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Regents' Center for Early Developmental Education

Piggy Bank (2nd Grade)

Recommended # of Players: 2 - 5
Piggy Bank

The Piggy Bank family of games introduces children to standard U.S. coins. These games also provide opportunities for children to partition numbers. In the Nickel version, children partition 5 into 2 parts; in the Dime and Quarter versions, children partition 10 or 25 (respectively) into several parts. Students are able to recognize that there is more than one way to make 10 or 25, and begin to see connections.  This game also builds a stronger understanding of part- whole relationships among numbers.  This set of games also encourages students to begin counting on (counting from 5 for example “5, 6, 7…”) as opposed to counting all (beginning at 1 each time).

Click the below icons to print out cards, card backs, rules and notes.

Piggy Bank nickel cards

Piggy Bank: Nickel cards

Piggy Bank nickel card backs

Piggy Bank: Nickel card backs

Piggy Bank nickel rules

Piggy Bank: Nickel rules

Piggy Bank dime cards

Piggy Bank: Dime cards

Piggy Bank dime card backs

Piggy Bank: Dime card backs

Piggy Bank dime rules

Piggy Bank: Dime rules

Piggy Bank quarter cards

Piggy Bank: Quarter cards

Piggy Bank quarter card backs

Piggy Bank: Quarter card backs

Piggy Bank quarter rules

Piggy Bank: Quarter rules

Piggy Bank notes

Piggy Bank: Notes

Standards Addressed: 

Common Core Standards

*Click on the category title (ex: "Counting and Cardinality") to view the entire standards of the Common Core.

Kindergarten

Counting and Cardinality 

Know number names and the count sequence.

  • K.CC.1. Count to 100 by ones and by tens.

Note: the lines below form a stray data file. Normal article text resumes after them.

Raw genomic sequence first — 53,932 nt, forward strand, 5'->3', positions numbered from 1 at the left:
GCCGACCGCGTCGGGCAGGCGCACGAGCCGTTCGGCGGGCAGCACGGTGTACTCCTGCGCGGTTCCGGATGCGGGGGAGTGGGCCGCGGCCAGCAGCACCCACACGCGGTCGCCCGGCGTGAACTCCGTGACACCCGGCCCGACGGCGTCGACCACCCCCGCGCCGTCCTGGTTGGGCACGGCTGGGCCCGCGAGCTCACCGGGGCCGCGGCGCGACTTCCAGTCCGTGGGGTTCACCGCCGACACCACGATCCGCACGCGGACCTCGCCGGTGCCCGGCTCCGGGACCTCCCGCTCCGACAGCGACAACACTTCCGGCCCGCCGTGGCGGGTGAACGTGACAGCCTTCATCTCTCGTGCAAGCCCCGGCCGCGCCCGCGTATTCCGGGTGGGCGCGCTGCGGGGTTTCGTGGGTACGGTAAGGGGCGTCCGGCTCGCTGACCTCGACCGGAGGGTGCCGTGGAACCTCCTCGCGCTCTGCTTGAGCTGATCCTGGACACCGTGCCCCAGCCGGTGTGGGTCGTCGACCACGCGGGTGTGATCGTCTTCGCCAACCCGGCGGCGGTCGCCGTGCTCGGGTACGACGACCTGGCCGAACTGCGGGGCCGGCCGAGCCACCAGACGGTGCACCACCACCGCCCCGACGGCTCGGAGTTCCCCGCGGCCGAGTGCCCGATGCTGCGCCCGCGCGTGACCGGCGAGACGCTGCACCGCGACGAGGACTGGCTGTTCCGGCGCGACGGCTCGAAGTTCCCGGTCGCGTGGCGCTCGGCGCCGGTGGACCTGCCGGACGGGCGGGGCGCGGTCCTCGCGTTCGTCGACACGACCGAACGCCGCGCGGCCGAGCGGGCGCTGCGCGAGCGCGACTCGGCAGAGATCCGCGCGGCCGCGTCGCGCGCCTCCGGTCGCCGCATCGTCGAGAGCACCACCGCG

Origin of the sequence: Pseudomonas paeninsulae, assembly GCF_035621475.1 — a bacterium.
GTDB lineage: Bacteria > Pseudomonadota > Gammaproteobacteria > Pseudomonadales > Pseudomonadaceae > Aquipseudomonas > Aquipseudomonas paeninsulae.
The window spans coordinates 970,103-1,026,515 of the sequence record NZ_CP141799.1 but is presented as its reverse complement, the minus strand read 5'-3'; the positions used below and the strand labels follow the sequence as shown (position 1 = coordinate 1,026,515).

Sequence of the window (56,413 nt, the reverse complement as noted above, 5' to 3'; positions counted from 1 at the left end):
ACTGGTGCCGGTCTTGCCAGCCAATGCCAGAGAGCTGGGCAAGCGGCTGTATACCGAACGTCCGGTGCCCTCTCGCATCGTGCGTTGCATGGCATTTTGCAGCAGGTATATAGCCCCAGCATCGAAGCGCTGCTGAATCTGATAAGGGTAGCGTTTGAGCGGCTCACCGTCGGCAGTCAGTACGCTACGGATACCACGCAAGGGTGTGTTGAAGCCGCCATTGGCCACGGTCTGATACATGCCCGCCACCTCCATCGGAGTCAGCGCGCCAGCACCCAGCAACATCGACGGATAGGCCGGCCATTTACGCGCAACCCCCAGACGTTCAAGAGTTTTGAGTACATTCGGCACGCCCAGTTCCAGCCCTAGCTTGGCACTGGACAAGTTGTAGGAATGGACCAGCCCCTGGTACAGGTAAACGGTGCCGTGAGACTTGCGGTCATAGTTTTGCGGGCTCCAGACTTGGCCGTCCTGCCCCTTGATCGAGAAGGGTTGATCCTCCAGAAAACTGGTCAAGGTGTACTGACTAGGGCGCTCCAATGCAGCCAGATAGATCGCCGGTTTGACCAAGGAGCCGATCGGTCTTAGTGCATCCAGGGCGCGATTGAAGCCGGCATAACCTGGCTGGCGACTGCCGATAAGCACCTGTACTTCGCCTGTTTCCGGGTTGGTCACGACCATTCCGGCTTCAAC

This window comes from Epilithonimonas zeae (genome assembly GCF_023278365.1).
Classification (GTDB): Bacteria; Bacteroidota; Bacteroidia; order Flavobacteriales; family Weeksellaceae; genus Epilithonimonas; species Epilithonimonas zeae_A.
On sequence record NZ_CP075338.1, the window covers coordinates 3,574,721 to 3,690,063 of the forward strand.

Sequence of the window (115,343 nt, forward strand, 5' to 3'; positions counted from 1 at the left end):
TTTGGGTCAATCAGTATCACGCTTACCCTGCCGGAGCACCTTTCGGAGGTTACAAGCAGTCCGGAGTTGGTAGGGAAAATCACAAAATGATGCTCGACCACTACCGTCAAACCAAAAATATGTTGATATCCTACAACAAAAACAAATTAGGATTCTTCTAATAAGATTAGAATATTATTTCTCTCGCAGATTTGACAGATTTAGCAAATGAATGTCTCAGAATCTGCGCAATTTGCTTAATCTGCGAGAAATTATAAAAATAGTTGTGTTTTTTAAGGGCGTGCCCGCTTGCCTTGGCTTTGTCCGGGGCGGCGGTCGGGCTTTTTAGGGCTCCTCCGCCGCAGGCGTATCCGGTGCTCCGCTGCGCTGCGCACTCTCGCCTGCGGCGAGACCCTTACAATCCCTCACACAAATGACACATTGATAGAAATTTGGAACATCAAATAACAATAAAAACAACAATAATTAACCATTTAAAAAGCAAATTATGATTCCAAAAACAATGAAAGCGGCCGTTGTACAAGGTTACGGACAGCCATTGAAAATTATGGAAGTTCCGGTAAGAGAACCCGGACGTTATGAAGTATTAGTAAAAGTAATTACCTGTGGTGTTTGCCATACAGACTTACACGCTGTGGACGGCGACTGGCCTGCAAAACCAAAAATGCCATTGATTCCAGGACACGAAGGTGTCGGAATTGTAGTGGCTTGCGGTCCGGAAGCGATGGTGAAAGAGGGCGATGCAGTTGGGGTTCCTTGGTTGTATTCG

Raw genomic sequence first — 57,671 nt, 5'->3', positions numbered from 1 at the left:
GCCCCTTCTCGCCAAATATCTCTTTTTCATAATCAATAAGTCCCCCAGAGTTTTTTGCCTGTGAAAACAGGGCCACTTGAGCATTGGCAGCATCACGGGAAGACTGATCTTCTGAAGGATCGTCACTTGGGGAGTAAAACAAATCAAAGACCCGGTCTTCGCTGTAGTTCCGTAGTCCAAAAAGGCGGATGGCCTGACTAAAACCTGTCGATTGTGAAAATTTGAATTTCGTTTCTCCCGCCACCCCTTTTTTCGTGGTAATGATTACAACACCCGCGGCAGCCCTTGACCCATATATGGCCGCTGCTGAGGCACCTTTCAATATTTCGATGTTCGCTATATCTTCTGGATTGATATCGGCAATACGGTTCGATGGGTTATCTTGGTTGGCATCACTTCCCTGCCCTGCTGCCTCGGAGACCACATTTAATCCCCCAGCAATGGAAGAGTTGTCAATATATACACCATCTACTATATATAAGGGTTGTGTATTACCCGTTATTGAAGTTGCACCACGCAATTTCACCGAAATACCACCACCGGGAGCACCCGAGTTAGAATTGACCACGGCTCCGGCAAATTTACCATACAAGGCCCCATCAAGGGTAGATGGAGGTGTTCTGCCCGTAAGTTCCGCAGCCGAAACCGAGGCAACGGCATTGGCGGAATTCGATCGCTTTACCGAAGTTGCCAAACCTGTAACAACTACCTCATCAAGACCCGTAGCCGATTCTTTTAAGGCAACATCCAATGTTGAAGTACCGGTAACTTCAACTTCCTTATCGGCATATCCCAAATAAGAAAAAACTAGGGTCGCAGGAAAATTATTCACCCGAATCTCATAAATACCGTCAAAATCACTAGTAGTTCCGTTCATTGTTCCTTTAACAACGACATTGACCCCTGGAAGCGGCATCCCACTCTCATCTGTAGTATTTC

• K.CC.2. Count forward beginning from a given number within the known sequence (instead of having to begin at 1).

 

First Grade

Number and Operations in Base Ten 

Extend the counting sequence.

  • 1.NBT.1. Count to 120, starting at any number less than 120. In this range, read and write numerals and represent a number of objects with a written numeral.

Understand place value.

  • 1.NBT.2. Understand that the two digits of a two-digit number represent amounts of tens and ones. Understand the following as special cases:
    • 10 can be thought of as a bundle of ten ones called a ten.
    • The numbers from 11 to 19 are composed of a ten and one, two, three, four, five, six, seven, eight, or nine ones.
    • The numbers 10, 20, 30, 40, 50, 60, 70, 80, 90 refer to one, two, three, four, five, six, seven, eight, or nine tens (and 0 ones).
  • 1.NBT.3. Compare two two-digit numbers based on meanings of the tens and ones digits, recording the results of comparisons with the symbols >, =, and <.

Use place value understanding and properties of operations to add and subtract.

  • 1.NBT.4. Add within 100, including adding a two-digit number and a one-digit number, and adding a two-digit number and a multiple of 10, using concrete models or drawings and strategies based on place value, properties of operations, and/or the relationship between addition and subtraction; relate the strategy to a written method and explain the reasoning used. Understand that in adding two-digit numbers, one adds tens and tens, ones and ones; and sometimes it is necessary to compose a ten.
  • 1.NBT.5. Given a two-digit number, mentally find 10 more or 10 less than the number, without having to count; explain the reasoning used.
  • 1.NBT.6. Subtract multiples of 10 in the range 10-90 from multiples of 10 in the range 10-90 (positive or zero differences), using concrete models or drawings and strategies based on place value, properties of operations, and/or the relationship between addition and subtraction; relate the strategy to a written method and explain the reasoning used.

 

Second Grade

Measurement and Data 

Work with time and money.

  • 2.MD.8. Solve word problems involving dollar bills, quarters, dimes, nickels, and pennies, using $ and ¢ symbols appropriately. Example: If you have 2 dimes and 3 pennies, how many cents do you have?